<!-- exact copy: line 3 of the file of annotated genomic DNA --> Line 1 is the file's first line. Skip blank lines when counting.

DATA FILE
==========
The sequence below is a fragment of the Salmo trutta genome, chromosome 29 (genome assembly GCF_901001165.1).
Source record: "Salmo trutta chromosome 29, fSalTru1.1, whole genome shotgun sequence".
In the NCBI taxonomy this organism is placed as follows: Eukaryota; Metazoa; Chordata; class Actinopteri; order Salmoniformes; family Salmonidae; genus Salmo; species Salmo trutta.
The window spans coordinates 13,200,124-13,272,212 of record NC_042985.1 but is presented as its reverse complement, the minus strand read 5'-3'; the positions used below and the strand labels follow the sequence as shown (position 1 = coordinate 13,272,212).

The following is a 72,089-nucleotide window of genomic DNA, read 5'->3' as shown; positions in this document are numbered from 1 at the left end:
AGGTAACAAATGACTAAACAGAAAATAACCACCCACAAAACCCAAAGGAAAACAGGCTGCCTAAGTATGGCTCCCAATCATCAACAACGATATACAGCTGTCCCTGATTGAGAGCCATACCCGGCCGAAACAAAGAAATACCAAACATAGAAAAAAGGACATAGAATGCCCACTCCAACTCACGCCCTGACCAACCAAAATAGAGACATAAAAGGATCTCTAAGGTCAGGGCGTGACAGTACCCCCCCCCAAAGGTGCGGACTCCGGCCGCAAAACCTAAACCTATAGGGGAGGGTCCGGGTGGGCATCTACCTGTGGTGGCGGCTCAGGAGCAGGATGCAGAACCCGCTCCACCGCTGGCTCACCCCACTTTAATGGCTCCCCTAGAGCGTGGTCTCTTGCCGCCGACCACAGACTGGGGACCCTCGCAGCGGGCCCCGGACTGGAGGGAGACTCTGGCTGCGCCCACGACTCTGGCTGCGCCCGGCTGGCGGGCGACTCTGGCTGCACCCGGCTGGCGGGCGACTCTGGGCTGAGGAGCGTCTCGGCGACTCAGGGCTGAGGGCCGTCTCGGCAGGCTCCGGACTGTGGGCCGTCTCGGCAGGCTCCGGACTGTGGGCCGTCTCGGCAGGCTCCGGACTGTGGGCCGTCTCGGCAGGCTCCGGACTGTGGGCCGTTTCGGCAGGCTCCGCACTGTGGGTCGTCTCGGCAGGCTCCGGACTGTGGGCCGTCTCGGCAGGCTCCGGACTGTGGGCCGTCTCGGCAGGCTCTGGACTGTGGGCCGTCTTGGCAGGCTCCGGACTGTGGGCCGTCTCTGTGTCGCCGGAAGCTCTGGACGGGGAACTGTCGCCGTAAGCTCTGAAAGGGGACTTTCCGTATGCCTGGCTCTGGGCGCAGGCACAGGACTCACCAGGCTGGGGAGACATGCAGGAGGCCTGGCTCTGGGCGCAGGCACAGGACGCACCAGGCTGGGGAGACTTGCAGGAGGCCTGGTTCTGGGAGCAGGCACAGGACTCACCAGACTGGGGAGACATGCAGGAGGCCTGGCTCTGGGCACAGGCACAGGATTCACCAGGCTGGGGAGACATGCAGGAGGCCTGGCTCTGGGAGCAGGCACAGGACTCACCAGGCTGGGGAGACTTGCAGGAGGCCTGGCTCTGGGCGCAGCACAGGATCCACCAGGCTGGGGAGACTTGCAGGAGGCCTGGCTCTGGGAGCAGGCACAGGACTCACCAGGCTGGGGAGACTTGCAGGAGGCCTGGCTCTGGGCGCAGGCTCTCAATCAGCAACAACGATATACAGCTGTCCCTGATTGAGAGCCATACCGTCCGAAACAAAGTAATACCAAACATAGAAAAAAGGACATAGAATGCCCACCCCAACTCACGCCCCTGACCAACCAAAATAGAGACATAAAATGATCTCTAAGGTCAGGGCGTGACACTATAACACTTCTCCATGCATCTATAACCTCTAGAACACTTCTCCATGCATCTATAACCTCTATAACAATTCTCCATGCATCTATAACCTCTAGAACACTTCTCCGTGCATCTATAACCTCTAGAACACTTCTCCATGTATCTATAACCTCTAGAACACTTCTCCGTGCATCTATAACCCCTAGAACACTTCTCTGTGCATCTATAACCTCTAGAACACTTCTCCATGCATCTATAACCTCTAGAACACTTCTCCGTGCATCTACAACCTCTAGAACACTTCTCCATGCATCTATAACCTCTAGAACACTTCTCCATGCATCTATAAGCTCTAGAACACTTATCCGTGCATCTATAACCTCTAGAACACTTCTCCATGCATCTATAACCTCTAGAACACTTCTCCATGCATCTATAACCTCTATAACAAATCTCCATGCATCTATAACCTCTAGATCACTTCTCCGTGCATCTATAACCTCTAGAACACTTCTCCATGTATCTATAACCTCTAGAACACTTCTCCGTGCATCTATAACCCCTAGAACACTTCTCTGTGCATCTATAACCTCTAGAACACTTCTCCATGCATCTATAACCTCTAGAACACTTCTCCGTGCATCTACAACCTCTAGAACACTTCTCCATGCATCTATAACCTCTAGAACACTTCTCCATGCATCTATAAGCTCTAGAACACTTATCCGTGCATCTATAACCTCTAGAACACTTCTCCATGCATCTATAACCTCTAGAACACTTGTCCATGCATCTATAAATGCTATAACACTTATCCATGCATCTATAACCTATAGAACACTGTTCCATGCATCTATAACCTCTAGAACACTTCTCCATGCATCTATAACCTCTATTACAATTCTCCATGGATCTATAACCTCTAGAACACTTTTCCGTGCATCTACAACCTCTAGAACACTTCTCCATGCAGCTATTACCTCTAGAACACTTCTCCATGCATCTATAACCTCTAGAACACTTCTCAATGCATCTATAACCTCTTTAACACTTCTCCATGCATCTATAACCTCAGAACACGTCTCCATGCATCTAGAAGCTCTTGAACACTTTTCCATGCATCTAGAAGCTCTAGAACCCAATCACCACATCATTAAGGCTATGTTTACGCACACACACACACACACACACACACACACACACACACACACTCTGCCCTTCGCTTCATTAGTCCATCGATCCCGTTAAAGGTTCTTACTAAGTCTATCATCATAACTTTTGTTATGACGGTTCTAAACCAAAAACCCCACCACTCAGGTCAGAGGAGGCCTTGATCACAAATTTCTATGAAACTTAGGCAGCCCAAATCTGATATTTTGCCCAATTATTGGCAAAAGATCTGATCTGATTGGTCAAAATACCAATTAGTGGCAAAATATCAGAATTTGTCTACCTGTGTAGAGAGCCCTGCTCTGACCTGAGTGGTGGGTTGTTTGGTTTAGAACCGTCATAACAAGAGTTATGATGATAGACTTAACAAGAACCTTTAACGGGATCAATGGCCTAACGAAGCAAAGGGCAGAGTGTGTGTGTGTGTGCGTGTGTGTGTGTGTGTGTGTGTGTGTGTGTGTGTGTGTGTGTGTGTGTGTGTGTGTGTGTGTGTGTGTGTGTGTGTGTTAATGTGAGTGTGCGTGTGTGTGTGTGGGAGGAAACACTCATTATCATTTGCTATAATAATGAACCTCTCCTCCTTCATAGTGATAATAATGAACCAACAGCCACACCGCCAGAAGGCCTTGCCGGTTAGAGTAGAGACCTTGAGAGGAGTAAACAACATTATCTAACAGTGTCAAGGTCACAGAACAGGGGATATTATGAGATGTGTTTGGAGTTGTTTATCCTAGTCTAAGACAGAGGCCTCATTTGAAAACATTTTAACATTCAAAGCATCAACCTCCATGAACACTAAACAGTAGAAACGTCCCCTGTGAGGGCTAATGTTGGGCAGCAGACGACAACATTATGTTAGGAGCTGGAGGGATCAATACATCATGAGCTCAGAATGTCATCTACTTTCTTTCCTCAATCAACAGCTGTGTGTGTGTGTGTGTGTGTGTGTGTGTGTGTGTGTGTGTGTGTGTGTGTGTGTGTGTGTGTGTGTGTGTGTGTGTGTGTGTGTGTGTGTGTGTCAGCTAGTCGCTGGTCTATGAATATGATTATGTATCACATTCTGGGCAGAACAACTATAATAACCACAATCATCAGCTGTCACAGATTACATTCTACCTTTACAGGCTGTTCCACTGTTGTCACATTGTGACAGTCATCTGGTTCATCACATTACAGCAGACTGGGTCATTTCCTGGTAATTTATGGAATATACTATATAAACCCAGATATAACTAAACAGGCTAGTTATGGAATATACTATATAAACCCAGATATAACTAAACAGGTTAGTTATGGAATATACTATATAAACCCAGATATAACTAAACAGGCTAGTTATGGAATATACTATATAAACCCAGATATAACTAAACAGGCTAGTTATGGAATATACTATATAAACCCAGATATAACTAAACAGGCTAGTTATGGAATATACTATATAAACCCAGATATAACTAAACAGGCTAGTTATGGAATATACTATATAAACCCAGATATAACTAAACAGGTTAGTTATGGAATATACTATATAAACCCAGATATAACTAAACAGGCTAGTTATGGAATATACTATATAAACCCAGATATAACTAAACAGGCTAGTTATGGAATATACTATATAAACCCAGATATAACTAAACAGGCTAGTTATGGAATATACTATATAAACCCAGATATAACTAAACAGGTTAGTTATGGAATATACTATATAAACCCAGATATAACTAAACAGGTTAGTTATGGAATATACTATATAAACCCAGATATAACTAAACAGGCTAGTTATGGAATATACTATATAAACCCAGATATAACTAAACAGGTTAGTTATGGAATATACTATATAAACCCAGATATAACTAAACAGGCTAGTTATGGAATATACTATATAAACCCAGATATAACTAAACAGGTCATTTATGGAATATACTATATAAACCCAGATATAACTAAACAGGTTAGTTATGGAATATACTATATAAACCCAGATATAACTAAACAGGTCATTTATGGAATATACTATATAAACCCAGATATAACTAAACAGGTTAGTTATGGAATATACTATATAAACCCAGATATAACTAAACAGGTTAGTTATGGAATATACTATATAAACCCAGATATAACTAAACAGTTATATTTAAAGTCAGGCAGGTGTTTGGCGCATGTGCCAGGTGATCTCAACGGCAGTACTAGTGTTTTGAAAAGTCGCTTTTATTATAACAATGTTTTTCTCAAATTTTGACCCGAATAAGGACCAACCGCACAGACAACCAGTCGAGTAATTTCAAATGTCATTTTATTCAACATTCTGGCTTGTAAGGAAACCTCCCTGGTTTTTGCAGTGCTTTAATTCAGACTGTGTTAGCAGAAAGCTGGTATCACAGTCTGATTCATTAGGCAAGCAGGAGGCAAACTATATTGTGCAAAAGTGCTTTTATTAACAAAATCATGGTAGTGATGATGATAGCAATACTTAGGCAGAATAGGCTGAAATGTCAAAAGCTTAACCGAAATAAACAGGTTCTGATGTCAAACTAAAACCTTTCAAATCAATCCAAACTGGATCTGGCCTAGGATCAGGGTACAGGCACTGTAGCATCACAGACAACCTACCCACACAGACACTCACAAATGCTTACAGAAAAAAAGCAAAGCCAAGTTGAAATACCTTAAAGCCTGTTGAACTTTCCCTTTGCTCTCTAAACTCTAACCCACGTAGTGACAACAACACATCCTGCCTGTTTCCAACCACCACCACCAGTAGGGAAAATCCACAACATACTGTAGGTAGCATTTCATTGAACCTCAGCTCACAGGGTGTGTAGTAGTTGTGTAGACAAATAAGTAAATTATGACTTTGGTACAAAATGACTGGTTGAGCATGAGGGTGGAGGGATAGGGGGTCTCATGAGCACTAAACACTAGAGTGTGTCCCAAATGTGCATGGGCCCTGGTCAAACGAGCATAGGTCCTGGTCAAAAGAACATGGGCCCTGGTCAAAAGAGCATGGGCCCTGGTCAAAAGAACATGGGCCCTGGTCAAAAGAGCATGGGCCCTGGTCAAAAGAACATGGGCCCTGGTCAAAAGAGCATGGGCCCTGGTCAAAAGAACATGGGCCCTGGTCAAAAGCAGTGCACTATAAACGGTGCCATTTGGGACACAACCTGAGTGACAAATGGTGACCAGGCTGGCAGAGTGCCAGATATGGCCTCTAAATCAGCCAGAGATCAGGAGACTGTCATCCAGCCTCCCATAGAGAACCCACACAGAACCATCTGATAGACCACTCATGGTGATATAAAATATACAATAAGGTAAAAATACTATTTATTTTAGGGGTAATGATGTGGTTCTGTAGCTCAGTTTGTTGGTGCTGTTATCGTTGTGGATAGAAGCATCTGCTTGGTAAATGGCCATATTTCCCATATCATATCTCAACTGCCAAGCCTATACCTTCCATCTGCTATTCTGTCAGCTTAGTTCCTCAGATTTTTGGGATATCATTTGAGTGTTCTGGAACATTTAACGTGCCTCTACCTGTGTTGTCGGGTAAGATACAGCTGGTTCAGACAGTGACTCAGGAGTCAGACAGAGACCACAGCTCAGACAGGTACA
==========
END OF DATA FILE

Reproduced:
In the NCBI taxonomy this organism is placed as follows: Eukaryota; Metazoa; Chordata; class Actinopteri; order Salmoniformes; family Salmonidae; genus Salmo; species Salmo trutta.